Evans’ baritone tone on this album is restrained and quite conservative in large sections. You can hear the restraint in his playing. I believe this adds a tension that when released is like an explosion and a great sense of relief for the listener. The venue in which they recorded the album adds greatly to the tone we hear in the recording. The listening space is large and the microphone placement allows for the bass frequencies in his low notes to develop as well as allowing the mid-tones to reflect back to the microphone. The space and or the microphone does seem to lack some of the high frequency which could add more sparkle to his great performance.

Evans is not at it alone on this album. To say he is accompanied by Neil Shah is to minimize the relationship. Shah on piano offers counter point and a base from which Evans can express himself. Shah’s light touch and awareness keeps each piece alive and moving. It is very clear that these two musicians must share a great trust and respect  as there are large swaths of time in which the players seem to move organically between and around each other and complete each others lines.

TAKE AWAY: This is a worthy purchase if you like poetry, avante garde or music to think to. But if you find that this isn’t your cup of tea then it still has loads of value as an example of expressive bari and sensitive piano playing.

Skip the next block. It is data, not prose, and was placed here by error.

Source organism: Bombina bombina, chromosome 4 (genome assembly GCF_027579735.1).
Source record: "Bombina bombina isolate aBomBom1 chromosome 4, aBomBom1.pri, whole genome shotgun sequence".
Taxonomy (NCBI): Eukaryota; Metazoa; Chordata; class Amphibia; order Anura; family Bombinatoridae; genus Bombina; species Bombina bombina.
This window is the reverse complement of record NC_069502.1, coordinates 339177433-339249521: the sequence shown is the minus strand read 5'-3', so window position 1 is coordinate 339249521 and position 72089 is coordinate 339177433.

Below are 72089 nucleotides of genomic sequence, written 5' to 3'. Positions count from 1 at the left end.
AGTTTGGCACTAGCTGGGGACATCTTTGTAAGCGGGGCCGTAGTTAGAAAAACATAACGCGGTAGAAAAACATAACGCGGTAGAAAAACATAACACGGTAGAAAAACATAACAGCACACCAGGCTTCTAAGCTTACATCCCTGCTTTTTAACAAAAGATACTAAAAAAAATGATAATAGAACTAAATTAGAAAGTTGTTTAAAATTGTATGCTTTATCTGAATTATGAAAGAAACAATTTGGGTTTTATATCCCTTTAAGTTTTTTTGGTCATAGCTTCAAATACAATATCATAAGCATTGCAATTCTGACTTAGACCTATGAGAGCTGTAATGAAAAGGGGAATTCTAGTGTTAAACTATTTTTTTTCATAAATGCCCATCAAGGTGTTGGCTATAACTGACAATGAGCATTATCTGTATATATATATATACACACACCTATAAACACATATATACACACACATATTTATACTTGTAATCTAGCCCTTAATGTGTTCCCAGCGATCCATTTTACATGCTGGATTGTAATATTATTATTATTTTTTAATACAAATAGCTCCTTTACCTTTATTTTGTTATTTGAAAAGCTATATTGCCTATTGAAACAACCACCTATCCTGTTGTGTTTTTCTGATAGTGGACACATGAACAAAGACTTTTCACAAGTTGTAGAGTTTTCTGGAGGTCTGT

Willamette – rel.2012

What do you get when you mix punk, rock, a dash of metal and blend with an in your face baritone saxophone? Willamette, of course. This band is pushing the convention of baritone saxophone playing and kicking ass along the way. This is not some “Morphine” tribute group or a jazz quartet dabbling in the dark musical arts. This is a group of musicians with love of the style and desire to make it their way.

As is the norm with my reviews I have to address the tone Mat Rippetoe brings to the album. His baritone tone is full and loaded with power. It is not a pure tone as he is using many audio effects on the baritone sax. You may think that this would be a bad thing but in this case it works perfectly and is mostly transparent. The effect of his tonal modifications was to give his tone more edge and ability to stand along side the distorted guitar and punchy bass. Sure, he could have bought a mouthpiece that gave him punch, a Rico Metalite comes to mind, but at a cost to overall tone. His use of a Yanagisawa metal baritone mouthpiece was a good choice as it is a medium bright piece with loads of flexibility.